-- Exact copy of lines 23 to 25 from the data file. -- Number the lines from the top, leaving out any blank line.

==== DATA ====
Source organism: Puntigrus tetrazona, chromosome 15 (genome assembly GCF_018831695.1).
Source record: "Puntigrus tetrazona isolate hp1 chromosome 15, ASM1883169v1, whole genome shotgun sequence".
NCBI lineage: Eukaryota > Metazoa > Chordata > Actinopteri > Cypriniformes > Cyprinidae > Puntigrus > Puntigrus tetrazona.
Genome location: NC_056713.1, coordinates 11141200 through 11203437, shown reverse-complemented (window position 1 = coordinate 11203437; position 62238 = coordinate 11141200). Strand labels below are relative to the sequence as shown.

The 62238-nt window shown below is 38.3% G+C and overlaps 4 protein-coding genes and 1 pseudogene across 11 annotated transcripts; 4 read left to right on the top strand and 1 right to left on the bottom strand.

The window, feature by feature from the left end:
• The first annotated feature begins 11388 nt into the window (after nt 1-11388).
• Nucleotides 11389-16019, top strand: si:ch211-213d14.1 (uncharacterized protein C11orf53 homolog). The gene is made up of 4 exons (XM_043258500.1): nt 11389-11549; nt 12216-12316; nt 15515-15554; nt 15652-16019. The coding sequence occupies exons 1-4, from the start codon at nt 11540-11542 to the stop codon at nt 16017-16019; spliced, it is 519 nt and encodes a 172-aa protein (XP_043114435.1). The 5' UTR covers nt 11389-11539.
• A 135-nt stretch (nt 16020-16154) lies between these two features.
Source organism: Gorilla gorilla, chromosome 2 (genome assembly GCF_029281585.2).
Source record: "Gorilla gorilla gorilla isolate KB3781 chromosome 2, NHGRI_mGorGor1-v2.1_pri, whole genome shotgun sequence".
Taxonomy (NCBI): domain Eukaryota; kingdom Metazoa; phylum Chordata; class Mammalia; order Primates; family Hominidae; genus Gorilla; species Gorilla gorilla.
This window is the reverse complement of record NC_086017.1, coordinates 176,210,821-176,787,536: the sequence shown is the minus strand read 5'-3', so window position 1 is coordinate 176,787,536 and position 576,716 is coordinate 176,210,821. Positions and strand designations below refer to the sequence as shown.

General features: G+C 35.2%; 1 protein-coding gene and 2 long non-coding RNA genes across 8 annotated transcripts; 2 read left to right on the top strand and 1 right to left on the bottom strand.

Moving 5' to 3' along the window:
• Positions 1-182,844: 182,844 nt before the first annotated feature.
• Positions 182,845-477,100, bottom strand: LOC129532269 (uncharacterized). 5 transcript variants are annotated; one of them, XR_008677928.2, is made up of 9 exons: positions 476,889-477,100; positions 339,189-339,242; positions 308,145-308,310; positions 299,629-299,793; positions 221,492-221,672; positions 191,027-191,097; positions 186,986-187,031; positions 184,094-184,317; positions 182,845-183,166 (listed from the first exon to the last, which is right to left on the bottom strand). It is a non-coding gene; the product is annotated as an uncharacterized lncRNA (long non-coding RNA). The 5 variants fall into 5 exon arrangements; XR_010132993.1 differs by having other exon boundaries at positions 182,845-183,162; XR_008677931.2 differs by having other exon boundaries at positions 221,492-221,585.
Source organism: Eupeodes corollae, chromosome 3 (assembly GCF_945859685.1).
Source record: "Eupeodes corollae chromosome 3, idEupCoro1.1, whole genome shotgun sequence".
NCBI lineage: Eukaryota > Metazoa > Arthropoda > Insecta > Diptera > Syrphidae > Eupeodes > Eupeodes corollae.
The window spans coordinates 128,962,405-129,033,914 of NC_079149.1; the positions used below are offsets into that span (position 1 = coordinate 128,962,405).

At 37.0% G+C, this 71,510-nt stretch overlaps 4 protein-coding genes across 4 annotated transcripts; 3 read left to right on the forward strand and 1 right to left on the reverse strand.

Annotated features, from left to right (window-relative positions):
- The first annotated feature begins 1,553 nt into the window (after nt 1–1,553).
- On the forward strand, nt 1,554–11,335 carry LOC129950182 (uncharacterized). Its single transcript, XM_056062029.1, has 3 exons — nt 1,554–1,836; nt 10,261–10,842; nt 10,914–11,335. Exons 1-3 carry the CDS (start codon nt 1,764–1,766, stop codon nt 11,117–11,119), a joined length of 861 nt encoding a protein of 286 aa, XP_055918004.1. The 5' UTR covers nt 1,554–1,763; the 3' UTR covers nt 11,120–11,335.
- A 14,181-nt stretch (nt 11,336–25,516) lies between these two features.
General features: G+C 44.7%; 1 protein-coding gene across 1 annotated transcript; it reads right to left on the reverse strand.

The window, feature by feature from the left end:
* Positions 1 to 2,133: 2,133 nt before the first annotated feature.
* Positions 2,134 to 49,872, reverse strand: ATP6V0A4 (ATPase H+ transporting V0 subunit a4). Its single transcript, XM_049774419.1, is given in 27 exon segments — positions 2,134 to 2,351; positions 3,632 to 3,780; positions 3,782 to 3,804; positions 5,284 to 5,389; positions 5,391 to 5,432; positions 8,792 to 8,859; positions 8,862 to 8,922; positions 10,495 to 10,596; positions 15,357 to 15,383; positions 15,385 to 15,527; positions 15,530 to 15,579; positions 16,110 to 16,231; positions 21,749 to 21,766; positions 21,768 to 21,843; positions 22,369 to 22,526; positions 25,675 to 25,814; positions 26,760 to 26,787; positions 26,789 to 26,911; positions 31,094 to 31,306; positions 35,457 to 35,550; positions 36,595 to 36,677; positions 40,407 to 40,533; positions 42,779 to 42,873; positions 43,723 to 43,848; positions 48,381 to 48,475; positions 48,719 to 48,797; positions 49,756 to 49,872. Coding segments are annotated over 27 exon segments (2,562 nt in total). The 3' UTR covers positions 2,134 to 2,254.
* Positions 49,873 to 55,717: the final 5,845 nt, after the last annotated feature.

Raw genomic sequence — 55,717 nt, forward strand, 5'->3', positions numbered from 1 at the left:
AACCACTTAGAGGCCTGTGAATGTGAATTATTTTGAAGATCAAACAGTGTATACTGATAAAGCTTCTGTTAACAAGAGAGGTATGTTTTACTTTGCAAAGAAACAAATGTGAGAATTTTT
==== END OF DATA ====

Annotated features, from left to right (window-relative positions):
- The first annotated feature begins 1,553 nt into the window (after nt 1–1,553).
- On the forward strand, nt 1,554–11,335 carry LOC129950182 (uncharacterized). Its single transcript, XM_056062029.1, has 3 exons — nt 1,554–1,836; nt 10,261–10,842; nt 10,914–11,335. Exons 1-3 carry the CDS (start codon nt 1,764–1,766, stop codon nt 11,117–11,119), a joined length of 861 nt encoding a protein of 286 aa, XP_055918004.1. The 5' UTR covers nt 1,554–1,763; the 3' UTR covers nt 11,120–11,335.